Giving Some Ex-Cons a Clean Record Makes Sense

This year, the rate at which Michigan offenders committed new crimes fell to its second lowest-level ever. This puts Michigan among the 10 states with the lowest rates for repeat offenders, but with 29.8 percent of Michigan offenders returning to prison within three years of their release, it’s still unacceptably high. The Michigan House is considering legislation that would make it easier for some offenders to clear their criminal history and obtain steady housing and employment, which are critical factors to successfully re-enter society and productive citizenship. Michigan lawmakers should pass this proposal as one step toward continuing to reduce the percentage of offenders caught in the revolving prison door.

In 2015, Michigan altered its expungement laws to make it easier for some offenders to wipe their criminal records clean. The possibility of expungement was previously only available to people with one conviction and two minor offenses on their record. Thanks to the recent changes, individuals can petition to have a felony expunged. But their record must contain no more than one felony and two misdemeanors. They may also have one or two misdemeanors expunged if their record contains only one or two misdemeanors. Many serious offenses — human trafficking, criminal sexual conduct, DUI, and some others — can never be expunged.

Rep. Dave Pagel, R-Berrien Springs, has proposed further alterations to the law. He suggests automatically expunging certain offenses after 10 years if the criminal has not committed another offense during that time. This proposal provides a fresh start to offenders who have had to live with the stigma of criminality for years and even decades. It would be especially helpful for those who may not have the resources to pursue an expungement petition in the court system. A clean criminal history may open new avenues to employment — particularly in skilled professions with stringent licensure requirements. Too often, these requirements disqualify former offenders on the basis of a crime which may be decades old and wholly unrelated to the work covered by the license.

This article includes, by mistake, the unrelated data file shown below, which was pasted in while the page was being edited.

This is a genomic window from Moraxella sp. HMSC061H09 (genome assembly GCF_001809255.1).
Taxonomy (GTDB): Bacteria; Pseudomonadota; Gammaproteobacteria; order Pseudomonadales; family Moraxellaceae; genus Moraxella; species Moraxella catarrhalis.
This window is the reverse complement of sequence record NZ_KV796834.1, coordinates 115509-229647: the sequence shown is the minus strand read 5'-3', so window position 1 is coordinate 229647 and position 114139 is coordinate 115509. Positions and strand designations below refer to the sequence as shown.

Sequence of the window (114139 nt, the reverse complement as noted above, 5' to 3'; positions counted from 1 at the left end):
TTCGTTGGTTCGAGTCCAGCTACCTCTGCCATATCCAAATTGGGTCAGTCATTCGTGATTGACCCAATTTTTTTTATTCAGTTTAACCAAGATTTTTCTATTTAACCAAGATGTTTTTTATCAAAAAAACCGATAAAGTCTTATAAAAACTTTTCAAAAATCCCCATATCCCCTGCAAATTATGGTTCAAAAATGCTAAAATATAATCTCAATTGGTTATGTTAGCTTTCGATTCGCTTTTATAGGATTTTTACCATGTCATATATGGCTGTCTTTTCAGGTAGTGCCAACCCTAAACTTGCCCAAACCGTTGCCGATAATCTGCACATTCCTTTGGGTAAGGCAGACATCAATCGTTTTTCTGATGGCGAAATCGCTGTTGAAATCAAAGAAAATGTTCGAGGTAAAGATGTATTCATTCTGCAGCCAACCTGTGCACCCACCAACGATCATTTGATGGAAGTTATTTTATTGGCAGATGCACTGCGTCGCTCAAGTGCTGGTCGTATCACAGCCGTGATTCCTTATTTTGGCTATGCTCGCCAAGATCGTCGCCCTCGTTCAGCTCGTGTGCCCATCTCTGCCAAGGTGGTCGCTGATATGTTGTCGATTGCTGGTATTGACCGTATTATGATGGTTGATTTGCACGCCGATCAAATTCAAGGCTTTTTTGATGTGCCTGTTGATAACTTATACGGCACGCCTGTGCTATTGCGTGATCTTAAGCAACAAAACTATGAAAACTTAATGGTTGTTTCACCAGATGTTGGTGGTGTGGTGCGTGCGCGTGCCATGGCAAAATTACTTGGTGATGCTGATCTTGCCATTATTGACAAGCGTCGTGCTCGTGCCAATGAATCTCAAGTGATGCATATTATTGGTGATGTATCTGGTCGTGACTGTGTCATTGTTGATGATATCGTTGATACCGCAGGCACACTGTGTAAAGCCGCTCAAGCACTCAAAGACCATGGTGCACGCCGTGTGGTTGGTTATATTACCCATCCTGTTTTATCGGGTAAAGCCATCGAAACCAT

Research from the Manhattan Institute shows that an offender who has a job is 20 percent less likely to commit a new crime that results in jail time. In Maryland, where the re-offense rate was about 40 percent, not a single offender who stayed in a job for six months committed a new crime.

Reducing the rate at which offenders commit new crimes is good for public safety, and it saves a lot of money too. My back-of-the-napkin math estimates that averting a murder saves society nearly $2.5 million in costs and lost revenue, not counting the social trauma to the community where it took place. But it’s impossible to put a price tag on social cohesion and peace of mind. These two factors are reason enough to make sure that our government is performing up to an acceptable standard when it comes to enforcing the laws, administering justice and rehabilitating offenders.

Michiganders should feel good that thanks, in part, to our criminal justice system, fewer people are repeat offenders. With $2 billion spent in corrections alone, we should expect that prisoners will be prepared to reintegrate successfully once they return to society.

The stigma of a criminal record does not end when someone leaves the prison walls. To the extent that this stigma contributes to further crimes, we should carefully consider when to let it go. Expunging relatively low-level offenses from the records of offenders with very few convictions in the decade after being labeled a criminal is a step in the right direction. Especially when you consider how far that step might end up taking those to whom we give a clean slate.